Conservative churches that oppose same-sex marriage could leave the denomination and take their property with them, a sticking point that in other denominations facing similar conflicts has led to long legal battles over who owns church buildings.

Since the Episcopal Church began consecrating openly gay clergy in 2003, dozens of churches have split off and sued the denomination in an effort to keep hold of church property.

The agreement would give the conservative churches that leave $25 million to start their own denomination. Clergy members who leave would keep their United Methodist Church pensions.

For the deal to take effect, it will have to be approved at the denomination’s next general conference in May. Several church leaders involved in the deal said that because advocates on both sides of the debate were involved in negotiating it, they are optimistic it will pass.

“We’ve essentially put this conflict behind us,” said Keith Boyette, a signatory to the deal who is president of the Wesleyan Covenant Association, a collection of more than 1,000 conservative congregations that oppose same-sex marriage. “For traditionalists, we can now focus on the next steps. That would not be achievable if there were not this kind of plan in place.”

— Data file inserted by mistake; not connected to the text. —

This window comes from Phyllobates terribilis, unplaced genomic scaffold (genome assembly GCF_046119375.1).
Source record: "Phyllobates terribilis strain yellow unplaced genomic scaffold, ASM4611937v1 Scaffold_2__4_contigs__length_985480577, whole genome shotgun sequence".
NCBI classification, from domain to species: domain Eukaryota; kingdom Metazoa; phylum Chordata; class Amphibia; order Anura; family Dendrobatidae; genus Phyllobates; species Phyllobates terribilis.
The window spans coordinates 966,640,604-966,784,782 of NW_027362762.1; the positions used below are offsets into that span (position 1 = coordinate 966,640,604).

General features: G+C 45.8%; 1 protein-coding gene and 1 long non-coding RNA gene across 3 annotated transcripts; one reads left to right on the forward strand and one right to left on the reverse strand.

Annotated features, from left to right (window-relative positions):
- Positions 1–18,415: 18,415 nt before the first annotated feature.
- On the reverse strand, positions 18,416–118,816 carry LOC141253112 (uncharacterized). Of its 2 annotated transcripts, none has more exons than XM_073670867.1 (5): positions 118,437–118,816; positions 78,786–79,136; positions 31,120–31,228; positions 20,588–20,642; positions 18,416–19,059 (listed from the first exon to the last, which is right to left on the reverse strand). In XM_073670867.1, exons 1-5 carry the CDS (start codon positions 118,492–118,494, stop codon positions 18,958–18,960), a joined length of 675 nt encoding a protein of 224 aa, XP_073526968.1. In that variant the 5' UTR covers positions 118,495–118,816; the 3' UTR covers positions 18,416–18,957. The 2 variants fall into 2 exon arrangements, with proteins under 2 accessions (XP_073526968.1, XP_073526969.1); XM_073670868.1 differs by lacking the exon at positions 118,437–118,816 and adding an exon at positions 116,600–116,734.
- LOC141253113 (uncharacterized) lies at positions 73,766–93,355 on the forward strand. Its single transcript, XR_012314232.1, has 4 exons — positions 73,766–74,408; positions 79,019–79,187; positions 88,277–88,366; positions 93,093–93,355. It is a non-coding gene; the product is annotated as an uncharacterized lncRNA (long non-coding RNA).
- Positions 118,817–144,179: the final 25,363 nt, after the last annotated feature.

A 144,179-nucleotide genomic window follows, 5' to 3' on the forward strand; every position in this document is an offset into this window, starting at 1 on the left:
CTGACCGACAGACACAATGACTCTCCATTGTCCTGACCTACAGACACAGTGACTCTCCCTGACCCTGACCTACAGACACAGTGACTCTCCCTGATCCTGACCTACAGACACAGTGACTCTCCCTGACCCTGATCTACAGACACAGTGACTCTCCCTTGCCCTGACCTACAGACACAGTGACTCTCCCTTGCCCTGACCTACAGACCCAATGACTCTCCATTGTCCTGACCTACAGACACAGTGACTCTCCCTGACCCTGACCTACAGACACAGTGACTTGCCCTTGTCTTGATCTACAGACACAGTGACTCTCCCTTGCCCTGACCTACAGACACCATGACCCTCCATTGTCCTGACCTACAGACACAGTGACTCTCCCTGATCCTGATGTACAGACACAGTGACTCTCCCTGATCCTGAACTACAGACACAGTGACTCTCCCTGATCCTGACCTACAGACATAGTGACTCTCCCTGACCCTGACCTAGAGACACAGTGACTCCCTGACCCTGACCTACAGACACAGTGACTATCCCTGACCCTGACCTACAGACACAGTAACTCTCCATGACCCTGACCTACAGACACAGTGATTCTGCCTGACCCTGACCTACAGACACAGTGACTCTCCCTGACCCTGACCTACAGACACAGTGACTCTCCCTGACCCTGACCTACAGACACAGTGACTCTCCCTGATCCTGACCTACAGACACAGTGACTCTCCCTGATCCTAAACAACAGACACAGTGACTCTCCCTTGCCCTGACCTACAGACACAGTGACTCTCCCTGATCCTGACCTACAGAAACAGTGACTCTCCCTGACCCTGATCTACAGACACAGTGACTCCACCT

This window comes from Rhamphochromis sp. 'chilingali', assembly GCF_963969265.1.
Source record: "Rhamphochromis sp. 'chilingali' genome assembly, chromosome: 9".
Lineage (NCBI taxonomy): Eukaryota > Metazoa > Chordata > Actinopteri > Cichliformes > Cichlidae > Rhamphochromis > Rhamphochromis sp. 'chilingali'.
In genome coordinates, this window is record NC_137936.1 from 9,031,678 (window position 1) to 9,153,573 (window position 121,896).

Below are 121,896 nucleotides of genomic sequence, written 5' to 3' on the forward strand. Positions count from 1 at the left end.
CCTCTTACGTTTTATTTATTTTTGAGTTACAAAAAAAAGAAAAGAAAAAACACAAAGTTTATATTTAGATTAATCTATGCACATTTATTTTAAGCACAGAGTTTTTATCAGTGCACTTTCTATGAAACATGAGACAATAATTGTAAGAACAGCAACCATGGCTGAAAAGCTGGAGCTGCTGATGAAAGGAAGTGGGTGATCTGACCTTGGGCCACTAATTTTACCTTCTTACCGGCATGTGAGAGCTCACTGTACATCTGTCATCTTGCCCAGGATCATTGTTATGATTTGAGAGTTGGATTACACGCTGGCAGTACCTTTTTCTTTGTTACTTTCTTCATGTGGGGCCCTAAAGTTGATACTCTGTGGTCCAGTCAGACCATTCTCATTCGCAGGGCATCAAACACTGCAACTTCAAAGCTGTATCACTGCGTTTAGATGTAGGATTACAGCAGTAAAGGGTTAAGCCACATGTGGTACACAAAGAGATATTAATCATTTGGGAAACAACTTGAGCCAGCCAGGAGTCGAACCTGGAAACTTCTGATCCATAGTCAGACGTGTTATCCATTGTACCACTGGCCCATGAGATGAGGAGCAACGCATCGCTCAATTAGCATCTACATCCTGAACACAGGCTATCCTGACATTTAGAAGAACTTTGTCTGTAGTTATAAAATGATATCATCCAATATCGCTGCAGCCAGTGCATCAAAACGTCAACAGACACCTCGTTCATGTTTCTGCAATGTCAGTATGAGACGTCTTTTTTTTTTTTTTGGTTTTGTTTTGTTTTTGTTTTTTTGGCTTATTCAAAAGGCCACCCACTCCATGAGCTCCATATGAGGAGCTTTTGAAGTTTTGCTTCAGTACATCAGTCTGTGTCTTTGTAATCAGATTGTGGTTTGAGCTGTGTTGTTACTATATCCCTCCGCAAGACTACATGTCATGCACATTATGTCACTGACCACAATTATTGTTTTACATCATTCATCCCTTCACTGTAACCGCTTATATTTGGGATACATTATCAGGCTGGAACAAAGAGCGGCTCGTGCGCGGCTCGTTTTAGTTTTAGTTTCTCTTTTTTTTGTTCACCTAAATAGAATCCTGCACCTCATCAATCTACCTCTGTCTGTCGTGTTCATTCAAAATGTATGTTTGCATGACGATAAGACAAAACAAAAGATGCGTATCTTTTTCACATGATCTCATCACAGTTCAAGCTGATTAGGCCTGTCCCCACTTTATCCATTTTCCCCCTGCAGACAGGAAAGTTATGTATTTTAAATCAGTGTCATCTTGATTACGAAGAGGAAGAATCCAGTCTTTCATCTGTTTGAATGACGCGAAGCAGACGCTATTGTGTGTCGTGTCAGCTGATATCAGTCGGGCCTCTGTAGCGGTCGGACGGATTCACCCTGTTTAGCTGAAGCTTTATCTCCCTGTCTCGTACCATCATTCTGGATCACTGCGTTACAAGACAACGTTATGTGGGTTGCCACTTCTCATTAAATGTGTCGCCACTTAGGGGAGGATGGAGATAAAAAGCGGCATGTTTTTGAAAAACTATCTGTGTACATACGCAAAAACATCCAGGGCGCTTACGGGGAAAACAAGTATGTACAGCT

Mr. Boyette said that he was holding conference calls with members of the association on Friday, and that the group had already put out a draft book of bylaws that a new, traditionalist denomination could use.

He said he hoped to hold a convening conference for a new denomination this year and estimated that as much as 30 to 40% of the denomination in the U.S. would leave the United Methodist Church.